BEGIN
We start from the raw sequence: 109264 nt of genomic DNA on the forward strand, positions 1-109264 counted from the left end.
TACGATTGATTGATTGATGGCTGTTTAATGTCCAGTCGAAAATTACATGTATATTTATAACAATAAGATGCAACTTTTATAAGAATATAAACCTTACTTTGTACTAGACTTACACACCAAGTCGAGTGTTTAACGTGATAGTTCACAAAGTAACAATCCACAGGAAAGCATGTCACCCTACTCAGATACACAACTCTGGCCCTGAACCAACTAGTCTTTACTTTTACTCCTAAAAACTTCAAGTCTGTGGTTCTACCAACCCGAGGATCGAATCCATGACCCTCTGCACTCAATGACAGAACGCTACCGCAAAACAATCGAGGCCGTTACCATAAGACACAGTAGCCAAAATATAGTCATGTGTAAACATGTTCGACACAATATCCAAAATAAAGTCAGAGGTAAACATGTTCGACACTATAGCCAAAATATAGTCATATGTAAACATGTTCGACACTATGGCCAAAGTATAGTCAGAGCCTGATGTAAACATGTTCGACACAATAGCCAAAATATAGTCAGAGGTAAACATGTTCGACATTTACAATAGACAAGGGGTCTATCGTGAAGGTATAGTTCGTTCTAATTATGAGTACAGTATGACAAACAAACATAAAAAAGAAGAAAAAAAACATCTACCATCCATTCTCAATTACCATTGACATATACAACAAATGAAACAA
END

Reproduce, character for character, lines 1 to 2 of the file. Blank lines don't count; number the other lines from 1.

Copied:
We start from the raw sequence: 109264 nt of genomic DNA on the forward strand, positions 1-109264 counted from the left end.
TACGATTGATTGATTGATGGCTGTTTAATGTCCAGTCGAAAATTACATGTATATTTATAACAATAAGATGCAACTTTTATAAGAATATAAACCTTACTTTGTACTAGACTTACACACCAAGTCGAGTGTTTAACGTGATAGTTCACAAAGTAACAATCCACAGGAAAGCATGTCACCCTACTCAGATACACAACTCTGGCCCTGAACCAACTAGTCTTTACTTTTACTCCTAAAAACTTCAAGTCTGTGGTTCTACCAACCCGAGGATCGAATCCATGACCCTCTGCACTCAATGACAGAACGCTACCGCAAAACAATCGAGGCCGTTACCATAAGACACAGTAGCCAAAATATAGTCATGTGTAAACATGTTCGACACAATATCCAAAATAAAGTCAGAGGTAAACATGTTCGACACTATAGCCAAAATATAGTCATATGTAAACATGTTCGACACTATGGCCAAAGTATAGTCAGAGCCTGATGTAAACATGTTCGACACAATAGCCAAAATATAGTCAGAGGTAAACATGTTCGACATTTACAATAGACAAGGGGTCTATCGTGAAGGTATAGTTCGTTCTAATTATGAGTACAGTATGACAAACAAACATAAAAAAGAAGAAAAAAAACATCTACCATCCATTCTCAATTACCATTGACATATACAACAAATGAAACAA